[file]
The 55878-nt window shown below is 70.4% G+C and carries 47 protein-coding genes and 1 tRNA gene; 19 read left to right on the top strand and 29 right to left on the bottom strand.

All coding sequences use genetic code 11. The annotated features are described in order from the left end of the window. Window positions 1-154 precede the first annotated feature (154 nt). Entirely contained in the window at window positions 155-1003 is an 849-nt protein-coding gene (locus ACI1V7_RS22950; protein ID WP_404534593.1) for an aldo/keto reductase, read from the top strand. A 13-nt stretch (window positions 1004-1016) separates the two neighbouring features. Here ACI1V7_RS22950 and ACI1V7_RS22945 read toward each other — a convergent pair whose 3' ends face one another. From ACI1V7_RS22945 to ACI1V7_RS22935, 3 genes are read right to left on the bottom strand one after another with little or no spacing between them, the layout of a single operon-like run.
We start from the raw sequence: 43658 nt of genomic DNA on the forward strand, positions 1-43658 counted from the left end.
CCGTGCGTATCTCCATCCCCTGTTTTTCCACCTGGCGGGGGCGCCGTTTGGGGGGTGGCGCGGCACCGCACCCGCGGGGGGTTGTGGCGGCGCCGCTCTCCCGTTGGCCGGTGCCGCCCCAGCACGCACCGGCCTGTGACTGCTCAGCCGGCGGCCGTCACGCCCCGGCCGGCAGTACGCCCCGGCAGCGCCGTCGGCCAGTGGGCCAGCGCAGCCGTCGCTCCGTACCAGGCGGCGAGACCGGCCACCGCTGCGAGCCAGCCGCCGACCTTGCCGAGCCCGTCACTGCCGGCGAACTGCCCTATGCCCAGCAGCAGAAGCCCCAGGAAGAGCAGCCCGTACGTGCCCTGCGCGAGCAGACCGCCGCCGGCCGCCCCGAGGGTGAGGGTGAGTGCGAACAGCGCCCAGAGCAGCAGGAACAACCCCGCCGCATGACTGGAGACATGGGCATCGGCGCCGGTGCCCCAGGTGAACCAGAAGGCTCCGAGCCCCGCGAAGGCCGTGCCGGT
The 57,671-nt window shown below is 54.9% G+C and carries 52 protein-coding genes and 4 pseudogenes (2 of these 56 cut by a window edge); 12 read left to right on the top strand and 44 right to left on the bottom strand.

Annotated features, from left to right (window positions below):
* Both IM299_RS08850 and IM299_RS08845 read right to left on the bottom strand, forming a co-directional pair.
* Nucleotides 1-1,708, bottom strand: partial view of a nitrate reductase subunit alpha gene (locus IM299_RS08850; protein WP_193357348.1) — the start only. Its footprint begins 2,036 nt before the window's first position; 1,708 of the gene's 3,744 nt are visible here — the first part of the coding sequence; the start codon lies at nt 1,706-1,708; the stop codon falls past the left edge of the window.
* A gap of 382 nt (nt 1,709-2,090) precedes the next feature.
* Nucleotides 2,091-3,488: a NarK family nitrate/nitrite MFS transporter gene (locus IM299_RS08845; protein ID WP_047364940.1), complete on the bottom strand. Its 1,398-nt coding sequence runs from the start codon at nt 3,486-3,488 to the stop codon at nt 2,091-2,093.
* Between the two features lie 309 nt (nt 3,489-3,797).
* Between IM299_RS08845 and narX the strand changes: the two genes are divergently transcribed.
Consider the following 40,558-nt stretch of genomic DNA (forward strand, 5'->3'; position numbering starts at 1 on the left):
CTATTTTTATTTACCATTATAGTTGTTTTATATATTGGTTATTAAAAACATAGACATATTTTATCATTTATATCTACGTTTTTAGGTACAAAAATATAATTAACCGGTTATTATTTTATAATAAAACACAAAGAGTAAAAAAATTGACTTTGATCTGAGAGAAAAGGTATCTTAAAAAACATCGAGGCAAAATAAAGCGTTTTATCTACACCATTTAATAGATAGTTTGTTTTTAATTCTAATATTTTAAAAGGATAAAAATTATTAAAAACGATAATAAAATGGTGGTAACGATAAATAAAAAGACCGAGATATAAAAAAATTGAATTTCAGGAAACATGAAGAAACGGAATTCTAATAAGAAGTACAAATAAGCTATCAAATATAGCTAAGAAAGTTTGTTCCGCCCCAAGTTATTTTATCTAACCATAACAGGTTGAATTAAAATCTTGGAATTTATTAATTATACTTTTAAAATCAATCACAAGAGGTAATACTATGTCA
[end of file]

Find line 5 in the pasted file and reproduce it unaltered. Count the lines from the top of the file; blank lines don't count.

The 57,671-nt window shown below is 54.9% G+C and carries 52 protein-coding genes and 4 pseudogenes (2 of these 56 cut by a window edge); 12 read left to right on the top strand and 44 right to left on the bottom strand.